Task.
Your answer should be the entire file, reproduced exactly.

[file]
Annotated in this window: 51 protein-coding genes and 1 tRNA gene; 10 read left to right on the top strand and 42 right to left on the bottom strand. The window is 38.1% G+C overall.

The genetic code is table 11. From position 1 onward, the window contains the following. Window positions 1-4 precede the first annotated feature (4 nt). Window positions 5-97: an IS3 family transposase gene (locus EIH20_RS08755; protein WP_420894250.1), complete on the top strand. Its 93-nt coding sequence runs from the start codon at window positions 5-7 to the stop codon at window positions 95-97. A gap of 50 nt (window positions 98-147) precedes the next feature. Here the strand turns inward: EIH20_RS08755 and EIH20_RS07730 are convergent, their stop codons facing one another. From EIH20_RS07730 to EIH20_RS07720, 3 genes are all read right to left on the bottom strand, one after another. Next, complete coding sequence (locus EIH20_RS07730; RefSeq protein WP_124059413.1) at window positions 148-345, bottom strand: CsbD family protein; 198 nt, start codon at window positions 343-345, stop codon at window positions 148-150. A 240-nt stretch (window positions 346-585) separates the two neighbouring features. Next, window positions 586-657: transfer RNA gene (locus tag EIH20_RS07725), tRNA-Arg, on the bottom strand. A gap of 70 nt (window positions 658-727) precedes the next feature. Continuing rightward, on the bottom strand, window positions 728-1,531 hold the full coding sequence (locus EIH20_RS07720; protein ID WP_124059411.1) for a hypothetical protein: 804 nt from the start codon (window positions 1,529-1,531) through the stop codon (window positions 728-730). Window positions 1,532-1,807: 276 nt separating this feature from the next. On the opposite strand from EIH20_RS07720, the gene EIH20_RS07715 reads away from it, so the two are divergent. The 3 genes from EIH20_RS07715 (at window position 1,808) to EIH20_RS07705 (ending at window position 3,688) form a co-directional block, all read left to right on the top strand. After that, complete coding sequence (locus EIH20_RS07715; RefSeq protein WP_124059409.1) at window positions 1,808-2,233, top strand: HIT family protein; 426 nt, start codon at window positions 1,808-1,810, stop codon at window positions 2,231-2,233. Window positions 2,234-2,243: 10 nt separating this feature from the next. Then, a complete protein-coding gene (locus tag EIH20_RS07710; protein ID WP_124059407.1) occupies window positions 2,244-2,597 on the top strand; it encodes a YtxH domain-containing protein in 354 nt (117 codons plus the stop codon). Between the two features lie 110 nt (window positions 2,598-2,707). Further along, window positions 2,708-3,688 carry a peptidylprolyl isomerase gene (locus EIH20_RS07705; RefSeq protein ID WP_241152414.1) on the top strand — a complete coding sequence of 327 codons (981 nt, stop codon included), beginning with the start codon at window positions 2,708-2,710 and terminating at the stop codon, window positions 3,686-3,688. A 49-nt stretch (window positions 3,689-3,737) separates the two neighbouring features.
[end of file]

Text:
Annotated in this window: 51 protein-coding genes and 1 tRNA gene; 10 read left to right on the top strand and 42 right to left on the bottom strand. The window is 38.1% G+C overall.

The genetic code is table 11. From position 1 onward, the window contains the following. Window positions 1-4 precede the first annotated feature (4 nt). Window positions 5-97: an IS3 family transposase gene (locus EIH20_RS08755; protein WP_420894250.1), complete on the top strand. Its 93-nt coding sequence runs from the start codon at window positions 5-7 to the stop codon at window positions 95-97. A gap of 50 nt (window positions 98-147) precedes the next feature. Here the strand turns inward: EIH20_RS08755 and EIH20_RS07730 are convergent, their stop codons facing one another. From EIH20_RS07730 to EIH20_RS07720, 3 genes are all read right to left on the bottom strand, one after another. Next, complete coding sequence (locus EIH20_RS07730; RefSeq protein WP_124059413.1) at window positions 148-345, bottom strand: CsbD family protein; 198 nt, start codon at window positions 343-345, stop codon at window positions 148-150. A 240-nt stretch (window positions 346-585) separates the two neighbouring features. Next, window positions 586-657: transfer RNA gene (locus tag EIH20_RS07725), tRNA-Arg, on the bottom strand. A gap of 70 nt (window positions 658-727) precedes the next feature. Continuing rightward, on the bottom strand, window positions 728-1,531 hold the full coding sequence (locus EIH20_RS07720; protein ID WP_124059411.1) for a hypothetical protein: 804 nt from the start codon (window positions 1,529-1,531) through the stop codon (window positions 728-730). Window positions 1,532-1,807: 276 nt separating this feature from the next. On the opposite strand from EIH20_RS07720, the gene EIH20_RS07715 reads away from it, so the two are divergent. The 3 genes from EIH20_RS07715 (at window position 1,808) to EIH20_RS07705 (ending at window position 3,688) form a co-directional block, all read left to right on the top strand. After that, complete coding sequence (locus EIH20_RS07715; RefSeq protein WP_124059409.1) at window positions 1,808-2,233, top strand: HIT family protein; 426 nt, start codon at window positions 1,808-1,810, stop codon at window positions 2,231-2,233. Window positions 2,234-2,243: 10 nt separating this feature from the next. Then, a complete protein-coding gene (locus tag EIH20_RS07710; protein ID WP_124059407.1) occupies window positions 2,244-2,597 on the top strand; it encodes a YtxH domain-containing protein in 354 nt (117 codons plus the stop codon). Between the two features lie 110 nt (window positions 2,598-2,707). Further along, window positions 2,708-3,688 carry a peptidylprolyl isomerase gene (locus EIH20_RS07705; RefSeq protein ID WP_241152414.1) on the top strand — a complete coding sequence of 327 codons (981 nt, stop codon included), beginning with the start codon at window positions 2,708-2,710 and terminating at the stop codon, window positions 3,686-3,688. A 49-nt stretch (window positions 3,689-3,737) separates the two neighbouring features.